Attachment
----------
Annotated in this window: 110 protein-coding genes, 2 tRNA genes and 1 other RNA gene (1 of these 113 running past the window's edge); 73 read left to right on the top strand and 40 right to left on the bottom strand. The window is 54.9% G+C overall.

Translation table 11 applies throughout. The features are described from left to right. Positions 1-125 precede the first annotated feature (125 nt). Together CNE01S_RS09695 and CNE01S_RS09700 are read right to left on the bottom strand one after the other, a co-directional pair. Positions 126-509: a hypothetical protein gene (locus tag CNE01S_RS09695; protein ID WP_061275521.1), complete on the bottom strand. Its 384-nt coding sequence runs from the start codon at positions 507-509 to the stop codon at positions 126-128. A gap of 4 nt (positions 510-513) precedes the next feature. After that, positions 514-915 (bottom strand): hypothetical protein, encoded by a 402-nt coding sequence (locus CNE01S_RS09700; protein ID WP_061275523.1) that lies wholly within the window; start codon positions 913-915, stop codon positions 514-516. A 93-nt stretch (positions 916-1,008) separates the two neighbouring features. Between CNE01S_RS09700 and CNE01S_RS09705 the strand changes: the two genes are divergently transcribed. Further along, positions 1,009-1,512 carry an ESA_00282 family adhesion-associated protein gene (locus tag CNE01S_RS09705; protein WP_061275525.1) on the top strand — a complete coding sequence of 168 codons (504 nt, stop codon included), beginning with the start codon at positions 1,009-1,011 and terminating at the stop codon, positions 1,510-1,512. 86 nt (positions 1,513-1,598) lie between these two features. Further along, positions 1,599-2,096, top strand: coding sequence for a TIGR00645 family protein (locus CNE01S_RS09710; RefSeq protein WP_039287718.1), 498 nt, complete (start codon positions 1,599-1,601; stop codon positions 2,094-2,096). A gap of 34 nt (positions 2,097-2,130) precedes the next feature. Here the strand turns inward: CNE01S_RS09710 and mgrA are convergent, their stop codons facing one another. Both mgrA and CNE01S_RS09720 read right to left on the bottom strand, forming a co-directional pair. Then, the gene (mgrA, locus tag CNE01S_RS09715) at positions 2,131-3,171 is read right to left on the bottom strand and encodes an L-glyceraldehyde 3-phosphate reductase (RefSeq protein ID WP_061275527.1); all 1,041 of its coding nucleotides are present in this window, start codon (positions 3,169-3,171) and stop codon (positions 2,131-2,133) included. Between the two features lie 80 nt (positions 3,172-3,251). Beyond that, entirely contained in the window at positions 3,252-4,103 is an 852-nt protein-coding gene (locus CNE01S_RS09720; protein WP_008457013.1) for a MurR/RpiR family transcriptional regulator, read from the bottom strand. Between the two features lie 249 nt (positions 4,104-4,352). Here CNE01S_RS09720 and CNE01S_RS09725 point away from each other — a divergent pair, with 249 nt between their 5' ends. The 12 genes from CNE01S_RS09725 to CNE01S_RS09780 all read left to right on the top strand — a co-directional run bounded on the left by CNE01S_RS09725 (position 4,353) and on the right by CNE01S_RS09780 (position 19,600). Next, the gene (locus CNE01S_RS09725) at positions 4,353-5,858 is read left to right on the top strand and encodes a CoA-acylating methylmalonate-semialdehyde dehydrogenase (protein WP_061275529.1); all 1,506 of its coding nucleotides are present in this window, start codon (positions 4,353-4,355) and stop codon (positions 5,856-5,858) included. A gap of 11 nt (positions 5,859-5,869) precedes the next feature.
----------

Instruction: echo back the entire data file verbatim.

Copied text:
Annotated in this window: 110 protein-coding genes, 2 tRNA genes and 1 other RNA gene (1 of these 113 running past the window's edge); 73 read left to right on the top strand and 40 right to left on the bottom strand. The window is 54.9% G+C overall.

Translation table 11 applies throughout. The features are described from left to right. Positions 1-125 precede the first annotated feature (125 nt). Together CNE01S_RS09695 and CNE01S_RS09700 are read right to left on the bottom strand one after the other, a co-directional pair. Positions 126-509: a hypothetical protein gene (locus tag CNE01S_RS09695; protein ID WP_061275521.1), complete on the bottom strand. Its 384-nt coding sequence runs from the start codon at positions 507-509 to the stop codon at positions 126-128. A gap of 4 nt (positions 510-513) precedes the next feature. After that, positions 514-915 (bottom strand): hypothetical protein, encoded by a 402-nt coding sequence (locus CNE01S_RS09700; protein ID WP_061275523.1) that lies wholly within the window; start codon positions 913-915, stop codon positions 514-516. A 93-nt stretch (positions 916-1,008) separates the two neighbouring features. Between CNE01S_RS09700 and CNE01S_RS09705 the strand changes: the two genes are divergently transcribed. Further along, positions 1,009-1,512 carry an ESA_00282 family adhesion-associated protein gene (locus tag CNE01S_RS09705; protein WP_061275525.1) on the top strand — a complete coding sequence of 168 codons (504 nt, stop codon included), beginning with the start codon at positions 1,009-1,011 and terminating at the stop codon, positions 1,510-1,512. 86 nt (positions 1,513-1,598) lie between these two features. Further along, positions 1,599-2,096, top strand: coding sequence for a TIGR00645 family protein (locus CNE01S_RS09710; RefSeq protein WP_039287718.1), 498 nt, complete (start codon positions 1,599-1,601; stop codon positions 2,094-2,096). A gap of 34 nt (positions 2,097-2,130) precedes the next feature. Here the strand turns inward: CNE01S_RS09710 and mgrA are convergent, their stop codons facing one another. Both mgrA and CNE01S_RS09720 read right to left on the bottom strand, forming a co-directional pair. Then, the gene (mgrA, locus tag CNE01S_RS09715) at positions 2,131-3,171 is read right to left on the bottom strand and encodes an L-glyceraldehyde 3-phosphate reductase (RefSeq protein ID WP_061275527.1); all 1,041 of its coding nucleotides are present in this window, start codon (positions 3,169-3,171) and stop codon (positions 2,131-2,133) included. Between the two features lie 80 nt (positions 3,172-3,251). Beyond that, entirely contained in the window at positions 3,252-4,103 is an 852-nt protein-coding gene (locus CNE01S_RS09720; protein WP_008457013.1) for a MurR/RpiR family transcriptional regulator, read from the bottom strand. Between the two features lie 249 nt (positions 4,104-4,352). Here CNE01S_RS09720 and CNE01S_RS09725 point away from each other — a divergent pair, with 249 nt between their 5' ends. The 12 genes from CNE01S_RS09725 to CNE01S_RS09780 all read left to right on the top strand — a co-directional run bounded on the left by CNE01S_RS09725 (position 4,353) and on the right by CNE01S_RS09780 (position 19,600). Next, the gene (locus CNE01S_RS09725) at positions 4,353-5,858 is read left to right on the top strand and encodes a CoA-acylating methylmalonate-semialdehyde dehydrogenase (protein WP_061275529.1); all 1,506 of its coding nucleotides are present in this window, start codon (positions 4,353-4,355) and stop codon (positions 5,856-5,858) included. A gap of 11 nt (positions 5,859-5,869) precedes the next feature.